In April 2008 the University of Michigan and the University of Zambia signed a Memorandum of Understanding (MOU) that approved a cooperative agreement to foster the development of a collaborative research and exchange program focused on concepts of integrated water resources management (IWRM) to be applied in the Zambezi River Basin in Southern Africa and the Great Lakes Basin in the U.S. The Zambezi River Basin, home to nearly 40 million people, is the largest river basin in Southern Africa covering 1.37 million square kilometers in eight countries. The Great Lakes Basin watershed is home to about 40 million people living in eight U.S. States and two Canadian Provinces and covers over 1/2 million square kilometers.
The MOU marks the culmination of a sixteen month effort which began in January 2007 and included two trips to Southern Africa, one in August 2007 and a second in November 2007. Individuals from The Nature Conservancy’s Great Rivers Program, which includes the Zambezi River, facilitated the first trip to the basin through their contacts at the African Wildlife Foundation Zambezi Heartland team based in Kariba, Zimbabwe. The first trip provided an introduction to the range of problems and issues confronting application of IWRM in the Zambezi River and served to establish contact with a number of key organizations and people working to enhance and improve the management of the Zambezi’s water resources. Following the first visit, we were invited to participate in the “Championing Effective IWRM in the Zambezi Basin” Conference held in Victoria Falls, Zimbabwe in November of 2007. The second trip and Conference provided an opportunity to reconnect with colleagues met during the first visit to the basin and, in addition, to meet new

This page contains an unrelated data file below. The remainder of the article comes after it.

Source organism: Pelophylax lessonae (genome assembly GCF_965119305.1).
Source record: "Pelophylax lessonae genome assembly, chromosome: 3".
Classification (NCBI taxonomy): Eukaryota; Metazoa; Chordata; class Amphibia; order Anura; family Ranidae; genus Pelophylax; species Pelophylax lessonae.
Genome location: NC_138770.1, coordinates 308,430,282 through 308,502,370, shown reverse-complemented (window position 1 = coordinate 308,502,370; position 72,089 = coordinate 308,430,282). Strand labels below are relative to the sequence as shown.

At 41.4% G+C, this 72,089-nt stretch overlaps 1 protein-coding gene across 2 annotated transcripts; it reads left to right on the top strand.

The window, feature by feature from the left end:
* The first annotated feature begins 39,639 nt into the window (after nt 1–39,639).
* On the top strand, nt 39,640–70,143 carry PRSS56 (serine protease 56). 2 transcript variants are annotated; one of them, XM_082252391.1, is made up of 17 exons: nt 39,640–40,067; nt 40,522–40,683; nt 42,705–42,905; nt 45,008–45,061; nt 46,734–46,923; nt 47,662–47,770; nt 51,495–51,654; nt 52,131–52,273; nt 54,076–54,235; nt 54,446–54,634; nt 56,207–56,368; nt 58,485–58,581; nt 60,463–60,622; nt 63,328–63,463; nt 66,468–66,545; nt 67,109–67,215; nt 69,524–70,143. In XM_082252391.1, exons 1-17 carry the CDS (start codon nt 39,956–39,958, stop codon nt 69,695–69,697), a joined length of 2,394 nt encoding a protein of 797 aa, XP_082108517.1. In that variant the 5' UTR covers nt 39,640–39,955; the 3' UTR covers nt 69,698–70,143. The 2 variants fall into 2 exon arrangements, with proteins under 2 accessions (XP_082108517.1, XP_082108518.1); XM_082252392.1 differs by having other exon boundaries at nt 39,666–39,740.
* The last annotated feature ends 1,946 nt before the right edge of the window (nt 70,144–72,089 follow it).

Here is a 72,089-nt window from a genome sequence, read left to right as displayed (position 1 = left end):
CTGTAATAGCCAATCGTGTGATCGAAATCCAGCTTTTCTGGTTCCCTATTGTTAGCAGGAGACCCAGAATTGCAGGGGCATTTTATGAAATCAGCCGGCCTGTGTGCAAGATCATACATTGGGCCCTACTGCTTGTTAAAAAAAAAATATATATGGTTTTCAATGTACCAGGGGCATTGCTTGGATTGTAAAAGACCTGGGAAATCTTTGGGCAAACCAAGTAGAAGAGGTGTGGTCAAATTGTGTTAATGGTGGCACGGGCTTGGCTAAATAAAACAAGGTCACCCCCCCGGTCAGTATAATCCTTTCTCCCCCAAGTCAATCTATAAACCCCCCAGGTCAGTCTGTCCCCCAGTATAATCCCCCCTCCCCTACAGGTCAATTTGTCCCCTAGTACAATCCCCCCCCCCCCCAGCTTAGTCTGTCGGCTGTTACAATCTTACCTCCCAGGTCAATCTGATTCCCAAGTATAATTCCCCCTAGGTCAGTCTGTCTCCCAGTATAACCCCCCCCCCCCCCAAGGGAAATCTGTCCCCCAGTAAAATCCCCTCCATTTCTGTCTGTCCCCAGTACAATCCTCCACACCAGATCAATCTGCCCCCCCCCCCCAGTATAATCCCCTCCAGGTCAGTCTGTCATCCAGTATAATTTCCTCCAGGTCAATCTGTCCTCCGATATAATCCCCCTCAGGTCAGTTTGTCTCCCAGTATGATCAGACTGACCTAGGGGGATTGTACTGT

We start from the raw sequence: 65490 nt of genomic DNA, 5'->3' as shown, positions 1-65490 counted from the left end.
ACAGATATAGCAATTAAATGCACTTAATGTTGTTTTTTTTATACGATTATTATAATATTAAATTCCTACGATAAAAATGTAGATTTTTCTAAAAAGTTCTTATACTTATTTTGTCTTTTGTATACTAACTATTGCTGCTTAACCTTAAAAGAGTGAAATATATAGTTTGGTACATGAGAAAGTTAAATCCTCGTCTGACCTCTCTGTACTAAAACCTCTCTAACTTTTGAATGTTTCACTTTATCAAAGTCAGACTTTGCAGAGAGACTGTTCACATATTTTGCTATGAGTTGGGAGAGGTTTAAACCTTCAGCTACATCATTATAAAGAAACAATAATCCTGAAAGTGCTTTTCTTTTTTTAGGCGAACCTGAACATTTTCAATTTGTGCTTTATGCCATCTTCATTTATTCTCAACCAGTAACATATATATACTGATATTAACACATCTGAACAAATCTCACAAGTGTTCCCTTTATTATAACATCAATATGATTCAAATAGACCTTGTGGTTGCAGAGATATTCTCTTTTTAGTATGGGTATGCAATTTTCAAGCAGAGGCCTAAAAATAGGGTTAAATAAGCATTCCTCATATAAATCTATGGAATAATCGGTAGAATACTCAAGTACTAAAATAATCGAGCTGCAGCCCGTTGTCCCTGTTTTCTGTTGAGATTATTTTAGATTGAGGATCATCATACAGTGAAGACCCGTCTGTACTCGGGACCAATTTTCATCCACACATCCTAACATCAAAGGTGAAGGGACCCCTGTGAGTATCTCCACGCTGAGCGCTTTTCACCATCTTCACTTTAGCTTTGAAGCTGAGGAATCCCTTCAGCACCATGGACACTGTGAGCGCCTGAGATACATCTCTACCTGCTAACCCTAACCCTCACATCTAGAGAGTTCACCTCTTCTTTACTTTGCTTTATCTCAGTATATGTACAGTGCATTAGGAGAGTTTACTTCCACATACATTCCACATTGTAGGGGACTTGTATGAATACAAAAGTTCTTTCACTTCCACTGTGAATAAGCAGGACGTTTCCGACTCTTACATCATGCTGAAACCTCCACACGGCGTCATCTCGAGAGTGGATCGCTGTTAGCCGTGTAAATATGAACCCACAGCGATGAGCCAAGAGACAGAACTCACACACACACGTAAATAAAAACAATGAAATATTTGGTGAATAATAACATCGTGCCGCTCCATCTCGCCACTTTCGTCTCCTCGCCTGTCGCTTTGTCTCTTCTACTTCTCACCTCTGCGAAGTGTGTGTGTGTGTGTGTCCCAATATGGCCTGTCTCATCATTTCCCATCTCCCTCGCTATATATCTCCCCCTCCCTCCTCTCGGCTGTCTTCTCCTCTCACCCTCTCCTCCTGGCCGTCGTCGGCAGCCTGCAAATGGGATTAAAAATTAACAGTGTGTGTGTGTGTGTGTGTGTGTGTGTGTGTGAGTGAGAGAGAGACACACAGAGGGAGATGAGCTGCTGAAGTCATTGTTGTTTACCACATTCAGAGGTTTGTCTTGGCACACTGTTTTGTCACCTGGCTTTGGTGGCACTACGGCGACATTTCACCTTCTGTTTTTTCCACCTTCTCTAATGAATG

colleagues including Professor Imasiku Nyambe.